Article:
Horses are used as a tool for emotional growth and learning to help adults and children with autism, mental health and behavioural problems, such as mood disorders, addictive behaviours and communication difficulties.
Breaking the negative cycle in children with autism
Children who live with the experience of autism have an overactive amygdala, this is the part of the brain responsible for detecting and responding to threats. The amygdala releases the stress hormone cortisol. This in turn is responsible for our flight, fight or freeze response. The effect of this is to narrow our attention span because all the brain effort is going into flight, fight or freeze. This narrowed attention span means there is no brain power left to learn.
The aim of the sessions at Pony Pals Wrekin is to break this negative cycle and reduce the production of cortisol.
Equine assisted therapy can promote a positive cycle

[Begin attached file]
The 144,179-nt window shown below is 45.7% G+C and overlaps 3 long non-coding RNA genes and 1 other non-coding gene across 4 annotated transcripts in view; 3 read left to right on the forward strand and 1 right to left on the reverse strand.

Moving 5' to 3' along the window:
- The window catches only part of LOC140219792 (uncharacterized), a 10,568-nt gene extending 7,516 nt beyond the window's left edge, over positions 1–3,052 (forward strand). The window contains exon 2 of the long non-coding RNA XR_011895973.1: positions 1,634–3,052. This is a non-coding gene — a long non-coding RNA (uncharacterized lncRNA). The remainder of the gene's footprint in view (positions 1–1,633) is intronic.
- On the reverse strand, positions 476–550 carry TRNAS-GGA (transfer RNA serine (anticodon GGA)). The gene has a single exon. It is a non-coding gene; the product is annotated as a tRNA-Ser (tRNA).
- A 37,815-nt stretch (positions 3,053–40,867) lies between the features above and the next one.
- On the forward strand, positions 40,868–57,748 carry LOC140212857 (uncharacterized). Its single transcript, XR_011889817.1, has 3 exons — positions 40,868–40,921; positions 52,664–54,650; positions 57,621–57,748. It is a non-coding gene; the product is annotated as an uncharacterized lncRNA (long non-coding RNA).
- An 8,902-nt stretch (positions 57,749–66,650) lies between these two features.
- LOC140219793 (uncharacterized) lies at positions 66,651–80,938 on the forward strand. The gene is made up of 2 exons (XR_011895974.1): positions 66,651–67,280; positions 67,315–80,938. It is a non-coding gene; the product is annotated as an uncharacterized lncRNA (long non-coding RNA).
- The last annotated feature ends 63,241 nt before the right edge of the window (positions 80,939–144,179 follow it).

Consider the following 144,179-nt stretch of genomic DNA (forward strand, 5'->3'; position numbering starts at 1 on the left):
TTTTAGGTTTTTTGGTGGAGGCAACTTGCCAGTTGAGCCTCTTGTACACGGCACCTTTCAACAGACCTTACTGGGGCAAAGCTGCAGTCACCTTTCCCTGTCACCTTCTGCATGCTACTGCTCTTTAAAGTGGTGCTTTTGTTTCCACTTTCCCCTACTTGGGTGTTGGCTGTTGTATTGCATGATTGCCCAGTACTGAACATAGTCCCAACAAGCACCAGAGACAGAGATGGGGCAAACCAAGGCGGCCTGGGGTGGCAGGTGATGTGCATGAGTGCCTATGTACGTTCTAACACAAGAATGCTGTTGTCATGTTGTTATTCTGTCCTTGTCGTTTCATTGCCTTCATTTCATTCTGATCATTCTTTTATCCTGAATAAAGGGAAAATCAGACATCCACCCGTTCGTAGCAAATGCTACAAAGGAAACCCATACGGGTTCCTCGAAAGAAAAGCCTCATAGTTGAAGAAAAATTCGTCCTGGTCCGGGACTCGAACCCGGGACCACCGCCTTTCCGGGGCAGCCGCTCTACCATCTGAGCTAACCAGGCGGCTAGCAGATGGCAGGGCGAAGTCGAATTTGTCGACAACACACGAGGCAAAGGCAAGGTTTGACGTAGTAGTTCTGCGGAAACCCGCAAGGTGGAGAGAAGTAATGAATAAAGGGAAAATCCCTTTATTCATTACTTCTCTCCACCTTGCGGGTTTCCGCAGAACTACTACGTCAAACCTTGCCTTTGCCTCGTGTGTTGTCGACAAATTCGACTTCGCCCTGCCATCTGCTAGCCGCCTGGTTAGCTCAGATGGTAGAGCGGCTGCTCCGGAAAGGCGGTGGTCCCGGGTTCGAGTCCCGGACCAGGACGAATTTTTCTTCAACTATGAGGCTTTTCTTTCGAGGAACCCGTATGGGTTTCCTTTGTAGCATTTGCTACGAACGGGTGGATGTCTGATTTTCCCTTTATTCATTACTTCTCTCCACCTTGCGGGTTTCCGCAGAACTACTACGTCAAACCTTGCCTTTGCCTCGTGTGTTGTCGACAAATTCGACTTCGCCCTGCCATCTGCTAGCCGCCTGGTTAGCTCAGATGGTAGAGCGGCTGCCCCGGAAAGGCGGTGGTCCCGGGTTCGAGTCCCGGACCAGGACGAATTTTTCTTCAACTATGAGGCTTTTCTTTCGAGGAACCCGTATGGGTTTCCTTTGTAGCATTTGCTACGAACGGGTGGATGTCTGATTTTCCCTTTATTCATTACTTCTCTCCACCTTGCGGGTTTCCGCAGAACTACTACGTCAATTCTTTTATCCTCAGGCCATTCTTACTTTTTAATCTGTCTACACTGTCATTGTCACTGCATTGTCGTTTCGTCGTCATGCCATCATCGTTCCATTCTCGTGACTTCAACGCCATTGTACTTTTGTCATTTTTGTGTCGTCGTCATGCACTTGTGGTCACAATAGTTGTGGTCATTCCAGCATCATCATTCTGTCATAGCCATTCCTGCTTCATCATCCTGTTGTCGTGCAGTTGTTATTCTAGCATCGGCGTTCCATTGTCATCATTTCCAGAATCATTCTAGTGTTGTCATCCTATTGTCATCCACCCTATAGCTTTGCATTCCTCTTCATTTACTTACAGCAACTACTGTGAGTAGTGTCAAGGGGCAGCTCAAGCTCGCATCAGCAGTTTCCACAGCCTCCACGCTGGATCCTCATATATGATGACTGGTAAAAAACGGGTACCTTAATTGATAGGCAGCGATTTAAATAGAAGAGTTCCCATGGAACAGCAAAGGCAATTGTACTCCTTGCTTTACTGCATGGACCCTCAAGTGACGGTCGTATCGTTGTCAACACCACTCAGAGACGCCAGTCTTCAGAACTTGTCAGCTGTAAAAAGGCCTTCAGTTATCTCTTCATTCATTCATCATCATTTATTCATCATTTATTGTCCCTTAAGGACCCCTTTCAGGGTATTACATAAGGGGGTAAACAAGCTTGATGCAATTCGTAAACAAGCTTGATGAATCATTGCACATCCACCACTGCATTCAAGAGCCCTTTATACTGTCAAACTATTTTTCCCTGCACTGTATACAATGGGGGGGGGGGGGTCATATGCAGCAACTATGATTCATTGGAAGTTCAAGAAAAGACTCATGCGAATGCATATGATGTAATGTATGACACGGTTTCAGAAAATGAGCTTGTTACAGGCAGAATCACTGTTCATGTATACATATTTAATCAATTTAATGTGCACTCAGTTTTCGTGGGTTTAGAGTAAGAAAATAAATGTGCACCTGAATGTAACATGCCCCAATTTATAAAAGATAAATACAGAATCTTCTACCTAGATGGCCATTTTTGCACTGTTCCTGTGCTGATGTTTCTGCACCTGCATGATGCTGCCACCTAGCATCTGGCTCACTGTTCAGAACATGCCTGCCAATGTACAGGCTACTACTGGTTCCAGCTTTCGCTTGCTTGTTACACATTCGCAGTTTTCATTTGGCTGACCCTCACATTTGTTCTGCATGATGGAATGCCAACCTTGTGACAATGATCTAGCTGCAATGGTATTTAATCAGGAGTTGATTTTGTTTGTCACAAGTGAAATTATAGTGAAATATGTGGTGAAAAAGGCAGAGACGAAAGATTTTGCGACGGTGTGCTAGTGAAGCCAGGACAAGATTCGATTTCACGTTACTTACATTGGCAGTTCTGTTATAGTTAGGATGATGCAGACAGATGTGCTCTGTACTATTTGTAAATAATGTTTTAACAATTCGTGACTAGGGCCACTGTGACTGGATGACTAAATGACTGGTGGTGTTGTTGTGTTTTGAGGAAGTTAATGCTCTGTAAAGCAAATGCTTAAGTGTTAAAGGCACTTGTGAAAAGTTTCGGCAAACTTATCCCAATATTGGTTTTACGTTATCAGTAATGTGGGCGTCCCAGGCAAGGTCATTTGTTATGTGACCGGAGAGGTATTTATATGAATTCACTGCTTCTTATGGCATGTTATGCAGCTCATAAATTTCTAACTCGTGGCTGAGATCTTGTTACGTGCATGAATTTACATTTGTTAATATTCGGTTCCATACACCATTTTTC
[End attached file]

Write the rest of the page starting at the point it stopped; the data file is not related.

The answer to breaking the negative cycle is oxytocin. This is the feel good hormone and it counteracts cortisol. The production of oxytocin is stimulated through rhythmic movements, deep pressure and laughter. Stimuli through movement does three things.
- It stimulates the vestibular system this improves balance and attention.
- Movement also stimulates the cerebellum and the production of purkinje cells. A deficiency in purkinje cells is one of the most common deficiencies in the autistic brain. Increased purkinje cells = more connections between the cerebellum and the pre-frontal cortex. The pre-frontal cortex is responsible for emotional regulation and reasoning.
- Movement also increases the connections between the pre-frontal cortex and the amygdala which helps to calm down the amygdala.
Our aim is to replace the negative cycle with the positive cycle, allowing learning to happen!